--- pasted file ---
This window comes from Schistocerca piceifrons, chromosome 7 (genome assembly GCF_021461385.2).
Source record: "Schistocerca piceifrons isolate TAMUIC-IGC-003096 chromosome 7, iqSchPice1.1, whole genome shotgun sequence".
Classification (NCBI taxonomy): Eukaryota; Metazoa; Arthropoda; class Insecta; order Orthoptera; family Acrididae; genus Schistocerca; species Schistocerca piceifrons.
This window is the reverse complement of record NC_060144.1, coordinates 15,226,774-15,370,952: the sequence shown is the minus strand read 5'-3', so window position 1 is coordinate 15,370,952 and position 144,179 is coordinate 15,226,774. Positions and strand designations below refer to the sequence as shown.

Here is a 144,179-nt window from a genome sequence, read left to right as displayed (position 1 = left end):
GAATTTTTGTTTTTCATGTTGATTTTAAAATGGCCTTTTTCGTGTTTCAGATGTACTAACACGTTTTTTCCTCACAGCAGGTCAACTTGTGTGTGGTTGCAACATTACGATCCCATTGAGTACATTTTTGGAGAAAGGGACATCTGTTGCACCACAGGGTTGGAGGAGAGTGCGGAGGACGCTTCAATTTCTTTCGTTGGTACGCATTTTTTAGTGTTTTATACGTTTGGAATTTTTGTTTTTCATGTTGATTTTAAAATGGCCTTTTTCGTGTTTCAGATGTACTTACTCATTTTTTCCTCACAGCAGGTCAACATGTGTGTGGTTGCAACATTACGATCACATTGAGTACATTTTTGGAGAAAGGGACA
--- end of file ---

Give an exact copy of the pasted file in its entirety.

This window comes from Schistocerca piceifrons, chromosome 7 (genome assembly GCF_021461385.2).
Source record: "Schistocerca piceifrons isolate TAMUIC-IGC-003096 chromosome 7, iqSchPice1.1, whole genome shotgun sequence".
Classification (NCBI taxonomy): Eukaryota; Metazoa; Arthropoda; class Insecta; order Orthoptera; family Acrididae; genus Schistocerca; species Schistocerca piceifrons.
This window is the reverse complement of record NC_060144.1, coordinates 15,226,774-15,370,952: the sequence shown is the minus strand read 5'-3', so window position 1 is coordinate 15,370,952 and position 144,179 is coordinate 15,226,774. Positions and strand designations below refer to the sequence as shown.

Here is a 144,179-nt window from a genome sequence, read left to right as displayed (position 1 = left end):
GAATTTTTGTTTTTCATGTTGATTTTAAAATGGCCTTTTTCGTGTTTCAGATGTACTAACACGTTTTTTCCTCACAGCAGGTCAACTTGTGTGTGGTTGCAACATTACGATCCCATTGAGTACATTTTTGGAGAAAGGGACATCTGTTGCACCACAGGGTTGGAGGAGAGTGCGGAGGACGCTTCAATTTCTTTCGTTGGTACGCATTTTTTAGTGTTTTATACGTTTGGAATTTTTGTTTTTCATGTTGATTTTAAAATGGCCTTTTTCGTGTTTCAGATGTACTTACTCATTTTTTCCTCACAGCAGGTCAACATGTGTGTGGTTGCAACATTACGATCACATTGAGTACATTTTTGGAGAAAGGGACA